Some monks believe that meditation can change the global frequency of the world. By meditating and chanting for peace and compassion, the global energy of our interactions may change, and the people of our planet will in turn become gentler and kinder individuals.

A few years ago I decided to do a handstand every day for a year and share the experience using #handstand365. I put a call-to-action out on various social media channels and online publications. Before long, it went viral. One year turned into two, and soon enough there were hundreds of thousands joining in, flipping upside down and taking the challenge. It was fun, playful, and empowering and created a community of loony characters who banded together to join in on some lighthearted cohesion.

As the yoga teacher who started the challenge, I rose to a tiny drop of yogalebrity and was soon traveling around the world giving handstand workshops so that our #handstand365 community could grow and others could take part in the craze.

After over 700 days of handstanding, a tired rotator cuff, tendonitis in the shoulder, and a feeling of small accomplishment, I felt that more could be done. If handstanding every day and leading by example could ignite such a spark, how could we move further to something more life-changing, something that could actually create real shift in the world while still maintaining the challenge aspect, feeling of accomplishment, measurable goal, and experience of community through social media?

Without further ado, I'm here to introduce Meditate365.

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The world needs more mindfulness. We need more peace. We need more people who are capable of sitting still, remaining calm, and bringing objectivity to life, and meditation seems to be the answer. Additionally, meditators report higher levels of happiness and overall life satisfaction in study after study.

Guess what? Happy people don't commit as many violent crimes. Happy people don't start wars. Happy people don't live with nearly as much racism, classism, bigotry, or separation either.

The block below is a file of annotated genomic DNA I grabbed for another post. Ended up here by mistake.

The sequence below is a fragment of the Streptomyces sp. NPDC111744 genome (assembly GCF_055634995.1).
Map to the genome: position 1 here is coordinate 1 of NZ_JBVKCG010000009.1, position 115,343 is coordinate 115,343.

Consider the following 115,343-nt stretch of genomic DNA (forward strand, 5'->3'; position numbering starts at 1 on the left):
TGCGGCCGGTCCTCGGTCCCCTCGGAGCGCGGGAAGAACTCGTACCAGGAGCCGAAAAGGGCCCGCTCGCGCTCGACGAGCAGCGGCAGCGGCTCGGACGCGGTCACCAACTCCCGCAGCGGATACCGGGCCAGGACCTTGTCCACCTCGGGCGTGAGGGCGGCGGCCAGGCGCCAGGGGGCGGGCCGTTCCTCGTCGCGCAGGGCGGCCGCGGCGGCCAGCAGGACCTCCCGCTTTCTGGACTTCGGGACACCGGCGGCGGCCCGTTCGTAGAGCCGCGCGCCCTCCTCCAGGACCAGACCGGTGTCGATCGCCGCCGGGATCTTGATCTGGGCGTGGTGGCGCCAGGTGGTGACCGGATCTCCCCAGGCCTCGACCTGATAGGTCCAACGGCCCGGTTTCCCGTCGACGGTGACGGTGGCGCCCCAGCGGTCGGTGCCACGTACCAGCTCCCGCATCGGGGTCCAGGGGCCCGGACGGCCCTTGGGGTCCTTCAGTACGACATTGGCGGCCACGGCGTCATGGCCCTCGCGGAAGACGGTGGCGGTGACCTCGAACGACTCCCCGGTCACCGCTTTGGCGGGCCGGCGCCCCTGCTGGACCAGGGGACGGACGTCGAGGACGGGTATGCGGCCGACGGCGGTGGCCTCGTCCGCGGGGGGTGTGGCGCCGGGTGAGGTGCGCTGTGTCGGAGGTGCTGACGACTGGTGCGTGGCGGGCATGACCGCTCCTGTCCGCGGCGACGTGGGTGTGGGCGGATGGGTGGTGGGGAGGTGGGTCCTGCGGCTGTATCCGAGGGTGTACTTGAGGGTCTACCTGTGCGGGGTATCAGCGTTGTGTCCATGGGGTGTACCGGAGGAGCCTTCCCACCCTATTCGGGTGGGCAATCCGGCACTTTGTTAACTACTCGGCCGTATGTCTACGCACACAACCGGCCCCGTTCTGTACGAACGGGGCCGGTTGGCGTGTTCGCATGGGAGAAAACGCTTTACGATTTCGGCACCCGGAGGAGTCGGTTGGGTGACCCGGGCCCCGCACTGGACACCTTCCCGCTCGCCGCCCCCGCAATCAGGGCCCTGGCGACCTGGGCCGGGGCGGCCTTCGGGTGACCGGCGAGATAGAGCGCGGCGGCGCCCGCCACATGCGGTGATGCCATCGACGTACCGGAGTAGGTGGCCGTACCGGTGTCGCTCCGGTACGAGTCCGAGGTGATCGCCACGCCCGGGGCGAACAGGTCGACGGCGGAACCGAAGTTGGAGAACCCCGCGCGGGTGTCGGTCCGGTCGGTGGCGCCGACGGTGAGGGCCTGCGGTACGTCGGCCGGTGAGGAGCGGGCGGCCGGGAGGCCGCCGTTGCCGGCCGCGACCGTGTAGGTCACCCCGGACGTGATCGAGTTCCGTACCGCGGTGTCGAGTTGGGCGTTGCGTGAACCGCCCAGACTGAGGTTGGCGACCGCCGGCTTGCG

Meditators also have more gray matter in their brains than non-meditators. This means that after sustained, regular meditation practice, the brain actually works better. Synapses move faster, short-term memory improves, and the brain can assimilate new information more effectively.

Meditators have lower heart rates, cholesterol levels, stress levels, and blood pressure than non-meditators too.

The scientific jury is in on meditation: It's all good. No one has ever injured themselves from meditation. In fact, regular short meditation practice has only ever improved health and quality of life.

So if meditation is a magical answer to life's tough problems why doesn't everyone do it? Because it's hard.

Forget sitting still, it is hard even to find 10 minutes to take out of our busy days to do "nothing." Sitting comfortably is an even bigger challenge. In order to meditate we must first learn to find a comfortable seat to allow a steady flow of prana, blood, and breath through the body. And finally, calming the mind is a challenge. New meditators so often get caught up in their inability to meditate that they stop the practice completely.

I myself have tried to meditate every day for a year over and over again, and I've failed. I have failed at starting this challenge seven times already. But I'm starting again, and this time I'm inviting you to join as well. The hope is that we can once again join forces globally and unite in the betterment of ourselves and our immediate surroundings through a community project: meditating every day for one year.

Share your experiences with meditation, stay encouraged and connected, or simply find inspiration from others. Use #meditate365 on social media to join the challenge.

Today can be your day one. Today can be the day your entire life changes for the better. Follow me @laurenrudick to see how it all goes. Let's do this. One year of meditation. Every day. It takes only a few quiet deep breaths to start.


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